Prostate cancer is the most common type of cancer
found in American men. The number of new cases diagnosed
each year has doubled over the last 10 years, largely
because of improved tests that help detect prostate
cancer. Although prostate cancer can occur in men
of all ages, it occurs more frequently in men over
50 and is the most common in men over 65. African-American
men and men with close family members who had prostate
cancer are more likely to develop this cancer than
other men. The cause of prostate cancer is unknown.
is the prostate and where is it?
The prostate is a gland located just below the bladder
and in front of the rectum. It wraps around a tube
called the urethra, which carries urine and semen,
the white fluid that contains sperm.
The prostate gland starts
out about the size of an almond and remains that size
until boys reach puberty, when it doubles in size.
When a man is 45 years old, the prostate often starts
growing again. In some men, it will continue to grow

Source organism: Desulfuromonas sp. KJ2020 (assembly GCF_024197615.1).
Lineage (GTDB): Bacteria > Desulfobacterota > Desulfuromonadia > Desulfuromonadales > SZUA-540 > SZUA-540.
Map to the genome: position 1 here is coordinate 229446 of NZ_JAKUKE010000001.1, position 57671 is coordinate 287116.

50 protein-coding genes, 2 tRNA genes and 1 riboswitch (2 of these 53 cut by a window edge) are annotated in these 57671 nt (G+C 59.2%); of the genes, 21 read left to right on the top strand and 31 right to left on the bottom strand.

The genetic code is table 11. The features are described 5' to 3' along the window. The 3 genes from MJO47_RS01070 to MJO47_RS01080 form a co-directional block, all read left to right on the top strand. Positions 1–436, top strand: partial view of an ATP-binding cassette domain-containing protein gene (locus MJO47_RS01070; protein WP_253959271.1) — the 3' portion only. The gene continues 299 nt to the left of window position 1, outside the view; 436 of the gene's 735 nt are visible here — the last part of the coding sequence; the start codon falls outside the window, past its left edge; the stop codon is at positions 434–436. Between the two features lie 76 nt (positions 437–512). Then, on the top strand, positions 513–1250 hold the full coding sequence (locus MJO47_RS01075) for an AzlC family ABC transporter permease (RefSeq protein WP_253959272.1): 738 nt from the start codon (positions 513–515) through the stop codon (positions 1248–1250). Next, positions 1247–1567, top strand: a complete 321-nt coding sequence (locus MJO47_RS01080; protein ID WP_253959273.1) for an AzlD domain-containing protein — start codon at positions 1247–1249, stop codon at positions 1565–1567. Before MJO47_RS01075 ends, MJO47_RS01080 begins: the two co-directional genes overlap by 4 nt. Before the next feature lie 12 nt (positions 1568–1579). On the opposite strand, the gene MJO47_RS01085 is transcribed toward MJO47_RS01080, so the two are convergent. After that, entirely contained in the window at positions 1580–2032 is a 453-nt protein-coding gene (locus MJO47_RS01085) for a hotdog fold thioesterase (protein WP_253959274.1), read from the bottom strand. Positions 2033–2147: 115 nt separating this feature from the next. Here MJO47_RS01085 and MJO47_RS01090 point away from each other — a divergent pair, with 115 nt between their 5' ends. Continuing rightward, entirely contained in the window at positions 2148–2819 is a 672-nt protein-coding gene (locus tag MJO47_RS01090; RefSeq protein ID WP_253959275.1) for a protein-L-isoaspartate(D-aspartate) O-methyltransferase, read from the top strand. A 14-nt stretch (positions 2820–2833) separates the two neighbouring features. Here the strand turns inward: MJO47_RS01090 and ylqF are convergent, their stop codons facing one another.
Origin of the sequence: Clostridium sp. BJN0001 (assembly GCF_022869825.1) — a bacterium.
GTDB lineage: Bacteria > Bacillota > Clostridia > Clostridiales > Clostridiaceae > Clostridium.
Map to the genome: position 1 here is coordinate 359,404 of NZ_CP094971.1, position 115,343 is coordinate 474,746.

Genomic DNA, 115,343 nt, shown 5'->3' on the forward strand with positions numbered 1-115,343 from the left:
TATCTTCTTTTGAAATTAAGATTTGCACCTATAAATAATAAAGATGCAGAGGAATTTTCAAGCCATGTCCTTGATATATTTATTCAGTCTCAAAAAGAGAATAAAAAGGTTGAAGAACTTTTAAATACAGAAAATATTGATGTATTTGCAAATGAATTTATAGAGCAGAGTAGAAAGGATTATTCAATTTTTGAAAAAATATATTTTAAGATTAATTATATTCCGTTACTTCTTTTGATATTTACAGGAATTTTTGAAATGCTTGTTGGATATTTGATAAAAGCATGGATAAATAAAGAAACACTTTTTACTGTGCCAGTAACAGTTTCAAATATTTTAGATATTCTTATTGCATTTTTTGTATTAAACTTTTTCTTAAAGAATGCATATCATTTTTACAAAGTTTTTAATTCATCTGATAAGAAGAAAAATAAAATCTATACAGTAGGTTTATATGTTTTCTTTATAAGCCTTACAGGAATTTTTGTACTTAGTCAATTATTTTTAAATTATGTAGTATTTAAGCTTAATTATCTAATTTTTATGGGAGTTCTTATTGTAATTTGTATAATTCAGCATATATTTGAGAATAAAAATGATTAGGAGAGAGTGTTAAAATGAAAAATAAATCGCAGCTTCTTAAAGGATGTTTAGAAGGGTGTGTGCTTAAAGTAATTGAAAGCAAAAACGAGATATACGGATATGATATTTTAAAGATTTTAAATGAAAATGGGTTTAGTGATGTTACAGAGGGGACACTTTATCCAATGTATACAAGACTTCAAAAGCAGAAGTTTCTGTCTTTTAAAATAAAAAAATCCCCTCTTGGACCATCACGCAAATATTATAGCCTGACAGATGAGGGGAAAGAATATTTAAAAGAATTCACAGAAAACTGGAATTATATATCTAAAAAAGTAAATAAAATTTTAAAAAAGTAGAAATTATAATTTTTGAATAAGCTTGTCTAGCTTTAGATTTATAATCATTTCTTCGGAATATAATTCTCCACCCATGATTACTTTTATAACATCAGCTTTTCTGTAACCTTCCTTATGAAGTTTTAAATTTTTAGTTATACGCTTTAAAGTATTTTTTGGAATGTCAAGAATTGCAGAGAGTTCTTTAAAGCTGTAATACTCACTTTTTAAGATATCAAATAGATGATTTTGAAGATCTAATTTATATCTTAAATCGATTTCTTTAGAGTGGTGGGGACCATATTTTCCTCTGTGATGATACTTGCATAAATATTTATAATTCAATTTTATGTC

for the rest of their lives. This growth is made up
of benign tissue and is known medically as benign
prostatic hyperplasia, or BPH. BPH is not cancer
nor does it lead to cancer, but it can interfere with
the normal flow of urine and cause uncomfortable symptoms.
BPH causes symptoms because it occurs in the center
of the prostate gland where the urethra carries the
What is prostate cancer?
Prostate cancer begins inside the prostate and may
grow to involve the entire gland and then spread to
other parts of the body. Some prostate cancers grow
slowly, while other prostate cancers can be very aggressive,
spreading quickly to other parts of the body, especially
the lymph nodes and the bones. This is called metastasis.
How is prostate cancer diagnosed?
A biopsy is the only way
to know for sure if you have prostate cancer.
may have been concerned about results of your prostate
specific antigen (PSA) blood test or felt something
that was not normal while doing a digital rectal
(DRE) and ordered a biopsy.
A biopsy is a procedure,
normally done in the doctor's office, where several
pieces of prostate tissue are removed through a thin
needle and examined for cancer under a microscope.
Biopsies are often done during a procedure called
a transrectal ultrasound (TRUS).
Notice: Information on this web site is provided for informational
purposes only and is not a substitute for professional medical advice. You
should not use the information on this web site for diagnosing or treating
a medical or health condition. If you have or suspect you have a medical
problem, promptly contact your professional healthcare provider.